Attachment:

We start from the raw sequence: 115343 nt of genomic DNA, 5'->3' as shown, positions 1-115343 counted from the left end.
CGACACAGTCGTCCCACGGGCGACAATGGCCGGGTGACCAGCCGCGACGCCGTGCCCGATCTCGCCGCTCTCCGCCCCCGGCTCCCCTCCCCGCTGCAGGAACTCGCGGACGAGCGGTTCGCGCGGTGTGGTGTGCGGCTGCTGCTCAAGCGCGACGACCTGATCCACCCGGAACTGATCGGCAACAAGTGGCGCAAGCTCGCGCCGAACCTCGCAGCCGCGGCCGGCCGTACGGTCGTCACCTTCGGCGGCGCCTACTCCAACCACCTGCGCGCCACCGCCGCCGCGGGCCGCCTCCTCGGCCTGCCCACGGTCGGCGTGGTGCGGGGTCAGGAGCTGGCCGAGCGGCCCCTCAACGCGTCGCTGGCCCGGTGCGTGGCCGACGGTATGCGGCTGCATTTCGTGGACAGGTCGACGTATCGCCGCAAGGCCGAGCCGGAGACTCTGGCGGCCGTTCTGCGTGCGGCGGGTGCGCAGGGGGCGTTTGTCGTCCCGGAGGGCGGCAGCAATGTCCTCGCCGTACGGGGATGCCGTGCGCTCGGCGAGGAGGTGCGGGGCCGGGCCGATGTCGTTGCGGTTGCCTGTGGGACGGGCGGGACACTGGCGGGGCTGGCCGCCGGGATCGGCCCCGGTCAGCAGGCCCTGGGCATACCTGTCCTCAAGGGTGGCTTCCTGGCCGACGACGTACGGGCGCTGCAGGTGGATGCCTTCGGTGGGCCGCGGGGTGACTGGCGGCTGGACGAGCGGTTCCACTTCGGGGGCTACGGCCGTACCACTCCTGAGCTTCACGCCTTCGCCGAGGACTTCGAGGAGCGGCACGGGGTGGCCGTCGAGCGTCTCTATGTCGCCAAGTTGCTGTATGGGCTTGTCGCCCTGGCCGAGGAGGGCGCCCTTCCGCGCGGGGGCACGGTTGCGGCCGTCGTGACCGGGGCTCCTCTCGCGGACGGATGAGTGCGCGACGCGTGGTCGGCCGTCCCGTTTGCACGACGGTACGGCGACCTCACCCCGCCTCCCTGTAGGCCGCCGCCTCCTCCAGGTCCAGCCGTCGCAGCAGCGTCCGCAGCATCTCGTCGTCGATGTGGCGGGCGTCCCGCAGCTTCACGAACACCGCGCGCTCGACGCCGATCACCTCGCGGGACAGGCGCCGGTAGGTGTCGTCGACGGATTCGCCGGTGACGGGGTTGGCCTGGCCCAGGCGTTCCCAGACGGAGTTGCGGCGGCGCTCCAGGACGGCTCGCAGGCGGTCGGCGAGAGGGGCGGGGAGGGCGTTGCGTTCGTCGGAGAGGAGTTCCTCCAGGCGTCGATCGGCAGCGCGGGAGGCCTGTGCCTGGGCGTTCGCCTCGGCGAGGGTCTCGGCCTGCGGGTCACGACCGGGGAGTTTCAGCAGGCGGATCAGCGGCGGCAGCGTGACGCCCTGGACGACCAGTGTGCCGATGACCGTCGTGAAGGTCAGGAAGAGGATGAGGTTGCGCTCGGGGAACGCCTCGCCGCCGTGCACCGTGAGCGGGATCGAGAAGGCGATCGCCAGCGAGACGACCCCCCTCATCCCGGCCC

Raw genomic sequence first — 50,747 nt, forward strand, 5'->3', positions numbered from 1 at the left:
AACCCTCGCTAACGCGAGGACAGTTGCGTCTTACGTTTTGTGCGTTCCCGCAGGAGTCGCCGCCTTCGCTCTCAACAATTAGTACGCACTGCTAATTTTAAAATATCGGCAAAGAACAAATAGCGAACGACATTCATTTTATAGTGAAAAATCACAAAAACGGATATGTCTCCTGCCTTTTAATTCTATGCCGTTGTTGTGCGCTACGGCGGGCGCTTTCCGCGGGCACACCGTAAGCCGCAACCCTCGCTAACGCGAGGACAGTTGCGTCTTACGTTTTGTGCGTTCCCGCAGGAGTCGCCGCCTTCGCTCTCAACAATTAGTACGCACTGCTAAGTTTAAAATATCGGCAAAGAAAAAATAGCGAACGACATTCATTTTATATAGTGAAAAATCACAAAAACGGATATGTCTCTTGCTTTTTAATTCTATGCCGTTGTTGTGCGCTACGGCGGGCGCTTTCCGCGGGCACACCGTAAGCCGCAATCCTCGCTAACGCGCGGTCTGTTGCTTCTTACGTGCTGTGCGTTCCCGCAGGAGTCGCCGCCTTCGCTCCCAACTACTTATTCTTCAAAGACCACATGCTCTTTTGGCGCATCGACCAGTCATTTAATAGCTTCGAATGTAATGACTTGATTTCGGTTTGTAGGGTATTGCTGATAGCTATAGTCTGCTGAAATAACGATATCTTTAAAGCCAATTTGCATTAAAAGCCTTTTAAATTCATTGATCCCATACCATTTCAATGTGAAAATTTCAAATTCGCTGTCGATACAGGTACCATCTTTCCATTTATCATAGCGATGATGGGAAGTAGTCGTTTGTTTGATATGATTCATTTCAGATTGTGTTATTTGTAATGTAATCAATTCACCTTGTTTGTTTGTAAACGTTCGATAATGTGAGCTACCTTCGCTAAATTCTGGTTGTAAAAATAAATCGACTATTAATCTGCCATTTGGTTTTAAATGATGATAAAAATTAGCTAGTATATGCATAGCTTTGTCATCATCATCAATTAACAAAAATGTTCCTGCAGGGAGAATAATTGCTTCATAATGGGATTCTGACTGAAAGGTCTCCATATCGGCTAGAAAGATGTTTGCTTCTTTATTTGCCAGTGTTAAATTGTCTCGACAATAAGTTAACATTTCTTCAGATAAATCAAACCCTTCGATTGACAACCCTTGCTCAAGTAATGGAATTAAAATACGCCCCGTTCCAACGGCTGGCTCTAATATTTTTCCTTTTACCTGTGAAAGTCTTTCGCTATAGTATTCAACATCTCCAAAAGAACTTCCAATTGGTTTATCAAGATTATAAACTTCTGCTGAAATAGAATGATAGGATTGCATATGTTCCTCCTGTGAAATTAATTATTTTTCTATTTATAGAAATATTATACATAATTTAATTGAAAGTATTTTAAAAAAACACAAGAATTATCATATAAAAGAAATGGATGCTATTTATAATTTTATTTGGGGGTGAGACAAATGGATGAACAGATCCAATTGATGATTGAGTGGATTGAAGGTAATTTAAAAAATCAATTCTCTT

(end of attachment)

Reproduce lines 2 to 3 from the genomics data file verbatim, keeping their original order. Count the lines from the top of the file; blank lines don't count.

CGACACAGTCGTCCCACGGGCGACAATGGCCGGGTGACCAGCCGCGACGCCGTGCCCGATCTCGCCGCTCTCCGCCCCCGGCTCCCCTCCCCGCTGCAGGAACTCGCGGACGAGCGGTTCGCGCGGTGTGGTGTGCGGCTGCTGCTCAAGCGCGACGACCTGATCCACCCGGAACTGATCGGCAACAAGTGGCGCAAGCTCGCGCCGAACCTCGCAGCCGCGGCCGGCCGTACGGTCGTCACCTTCGGCGGCGCCTACTCCAACCACCTGCGCGCCACCGCCGCCGCGGGCCGCCTCCTCGGCCTGCCCACGGTCGGCGTGGTGCGGGGTCAGGAGCTGGCCGAGCGGCCCCTCAACGCGTCGCTGGCCCGGTGCGTGGCCGACGGTATGCGGCTGCATTTCGTGGACAGGTCGACGTATCGCCGCAAGGCCGAGCCGGAGACTCTGGCGGCCGTTCTGCGTGCGGCGGGTGCGCAGGGGGCGTTTGTCGTCCCGGAGGGCGGCAGCAATGTCCTCGCCGTACGGGGATGCCGTGCGCTCGGCGAGGAGGTGCGGGGCCGGGCCGATGTCGTTGCGGTTGCCTGTGGGACGGGCGGGACACTGGCGGGGCTGGCCGCCGGGATCGGCCCCGGTCAGCAGGCCCTGGGCATACCTGTCCTCAAGGGTGGCTTCCTGGCCGACGACGTACGGGCGCTGCAGGTGGATGCCTTCGGTGGGCCGCGGGGTGACTGGCGGCTGGACGAGCGGTTCCACTTCGGGGGCTACGGCCGTACCACTCCTGAGCTTCACGCCTTCGCCGAGGACTTCGAGGAGCGGCACGGGGTGGCCGTCGAGCGTCTCTATGTCGCCAAGTTGCTGTATGGGCTTGTCGCCCTGGCCGAGGAGGGCGCCCTTCCGCGCGGGGGCACGGTTGCGGCCGTCGTGACCGGGGCTCCTCTCGCGGACGGATGAGTGCGCGACGCGTGGTCGGCCGTCCCGTTTGCACGACGGTACGGCGACCTCACCCCGCCTCCCTGTAGGCCGCCGCCTCCTCCAGGTCCAGCCGTCGCAGCAGCGTCCGCAGCATCTCGTCGTCGATGTGGCGGGCGTCCCGCAGCTTCACGAACACCGCGCGCTCGACGCCGATCACCTCGCGGGACAGGCGCCGGTAGGTGTCGTCGACGGATTCGCCGGTGACGGGGTTGGCCTGGCCCAGGCGTTCCCAGACGGAGTTGCGGCGGCGCTCCAGGACGGCTCGCAGGCGGTCGGCGAGAGGGGCGGGGAGGGCGTTGCGTTCGTCGGAGAGGAGTTCCTCCAGGCGTCGATCGGCAGCGCGGGAGGCCTGTGCCTGGGCGTTCGCCTCGGCGAGGGTCTCGGCCTGCGGGTCACGACCGGGGAGTTTCAGCAGGCGGATCAGCGGCGGCAGCGTGACGCCCTGGACGACCAGTGTGCCGATGACCGTCGTGAAGGTCAGGAAGAGGATGAGGTTGCGCTCGGGGAACGCCTCGCCGCCGTGCACCGTGAGCGGGATCGAGAAGGCGATCGCCAGCGAGACGACCCCCCTCATCCCGGCCC

Raw genomic sequence first — 50,747 nt, forward strand, 5'->3', positions numbered from 1 at the left: